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We began this series by making the claim that Pentecostalism has quietly (or not so quietly) colonised Protestant worship, even in those churches and groups that explicitly reject Pentecostal theology. We have described the distinctives of Pentecostal worship, not in terms of its views regarding the operation of the charismatic gifts, but in terms of its focus on intensity, spontaneity, and its distinctive “praise-and-worship” theology of worship. It now remains to make the case that these approaches are widely shared and practiced in non-charismatic, or cessationist circles.

In the first place, there is little doubt that what is prized as “intensity” in Pentecostal circles is fairly well accepted as a laudable goal in cessationist evangelical circles. The move towards intensity is seen in many a non-charismatic church’s method of singing one song after another, in rapid succession, only the occasional musician’s deejay vocals over the bridge intro. The practice of singing five, six, or more songs one after the other, apart from causing some of the elderly to just eventually sit down during the songs out of sheer pain and frustration, is closer to the “flow-like” worship of Praise and Worship theology than like a thoughtful response to God’s Word. The choice of songs also appears suspiciously like the Praise and Worship, Five-Stage theology of the charismatics. Beginning with upbeat, thanksgiving songs, reaching a crescendo of triumphalism, and then gliding down into the zone of breathy, ‘deep’ songs of intimacy just before the offering or sermon.

A second mark of the takeover of worship by charismatics is that non-charismatic evangelicals are drawn to rather uncritically embrace the music of charismatic songwriters. Of course, several of the modern hymns written by those in openly charismatic circles (such as Sovereign Grace) or “cautious-but-open” circles qualify as decent or even good hymns, having both theologically sturdy lyrics and readily likeable and singable melodies. There is little wonder that many of our churches sing them, for their lyrics are often without cliches, and their music answers to 21st-century musical sensibilities.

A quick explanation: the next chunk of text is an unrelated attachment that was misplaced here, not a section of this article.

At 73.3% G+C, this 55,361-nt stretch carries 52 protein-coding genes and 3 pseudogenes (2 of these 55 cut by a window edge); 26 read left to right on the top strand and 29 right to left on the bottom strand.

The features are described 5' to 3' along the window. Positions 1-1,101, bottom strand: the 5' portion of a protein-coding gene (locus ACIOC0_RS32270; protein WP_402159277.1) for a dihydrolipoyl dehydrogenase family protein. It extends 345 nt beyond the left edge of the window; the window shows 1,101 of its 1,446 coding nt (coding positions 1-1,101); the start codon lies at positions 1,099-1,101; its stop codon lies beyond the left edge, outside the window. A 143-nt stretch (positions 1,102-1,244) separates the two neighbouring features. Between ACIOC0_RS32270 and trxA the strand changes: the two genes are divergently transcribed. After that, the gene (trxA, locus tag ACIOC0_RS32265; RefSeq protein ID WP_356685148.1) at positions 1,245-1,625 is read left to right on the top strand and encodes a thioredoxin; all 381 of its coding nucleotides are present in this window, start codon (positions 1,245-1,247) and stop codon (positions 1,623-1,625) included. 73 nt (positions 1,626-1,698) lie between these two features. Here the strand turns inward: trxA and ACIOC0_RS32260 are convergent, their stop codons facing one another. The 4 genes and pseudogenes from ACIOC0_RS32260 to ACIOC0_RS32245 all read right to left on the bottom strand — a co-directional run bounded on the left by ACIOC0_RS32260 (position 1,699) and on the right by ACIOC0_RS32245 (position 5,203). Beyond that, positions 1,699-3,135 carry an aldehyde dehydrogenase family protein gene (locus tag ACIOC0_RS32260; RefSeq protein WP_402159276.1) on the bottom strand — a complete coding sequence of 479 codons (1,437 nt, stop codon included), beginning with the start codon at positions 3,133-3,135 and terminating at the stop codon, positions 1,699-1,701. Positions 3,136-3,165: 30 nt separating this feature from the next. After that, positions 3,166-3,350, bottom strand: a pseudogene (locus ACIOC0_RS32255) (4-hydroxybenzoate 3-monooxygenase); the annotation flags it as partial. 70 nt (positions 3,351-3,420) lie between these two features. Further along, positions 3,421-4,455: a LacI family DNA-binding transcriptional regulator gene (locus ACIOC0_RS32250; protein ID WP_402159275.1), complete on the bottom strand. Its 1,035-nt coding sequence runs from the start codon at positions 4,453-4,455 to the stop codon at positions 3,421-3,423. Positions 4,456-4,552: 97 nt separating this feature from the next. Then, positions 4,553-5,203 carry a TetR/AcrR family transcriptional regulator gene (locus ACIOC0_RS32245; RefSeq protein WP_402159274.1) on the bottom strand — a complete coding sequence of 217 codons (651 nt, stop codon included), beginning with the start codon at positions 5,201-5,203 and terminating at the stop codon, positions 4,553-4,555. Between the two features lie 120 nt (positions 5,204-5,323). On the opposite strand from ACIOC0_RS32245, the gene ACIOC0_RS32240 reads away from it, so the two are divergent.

The problem is not the contemporary nature of these songs. It does not matter if a song was written in 221, 1021, or 2021, as long as it is true, good, and beautiful. The problem is not even the charismatic commitments or associations of the songwriters. Enough beautiful hymns were written by people whose theology we do not all share, for example Charles Wesley, Nikolaus von Zinzendorf, Paul Gerhardt, or Frederick Faber.

The problem is far more that that on the spectrum of Apollonian to Dionysian sentiment, they probably lean closer to the Dionysian side, at least musically. This is not surprising, given what we have seen regarding Pentecostal approaches to emotion and intensity. In a non-charismatic church, skilful musicians can interpret some of these songs and hymns in a fashion that communicates sobriety and modesty, and so may make these works practical and helpful for a church seeking reverent worship. This is something that Luther did with the secular tunes that he employed as hymns. Thoughtful pastors can thus use these alongside a healthy diet of excellent, classical hymns, that balance out the passionate, Dionysian element, both musically, and lyrically. My own church has attempted to attain this balance.

In practice, this is not often what happens. Instead, I’ve witnessed first-hand at least three results. First, there is a push to perform these songs with the kind of t-shirt-and-jeans folksiness that seems to accompany the more passionate nature of the music. That produces the very opposite of disciplining these hymns into a more sober form; it ends up re-shaping the whole music team into a less formal, more band-like atmosphere. For good reason: some hymns simply don’t suit the “worship-band” and some hymns simply don’t suit an organ or a grand piano and strings. If some hymns seem like they belong in a tux, and others seem like they belong in beach shorts and sandals, there’s probably something to that. We’d do well to ask exactly why that is, and not dismiss the question while sprinting off to buy a Fenderstratocaster for the dudes up front.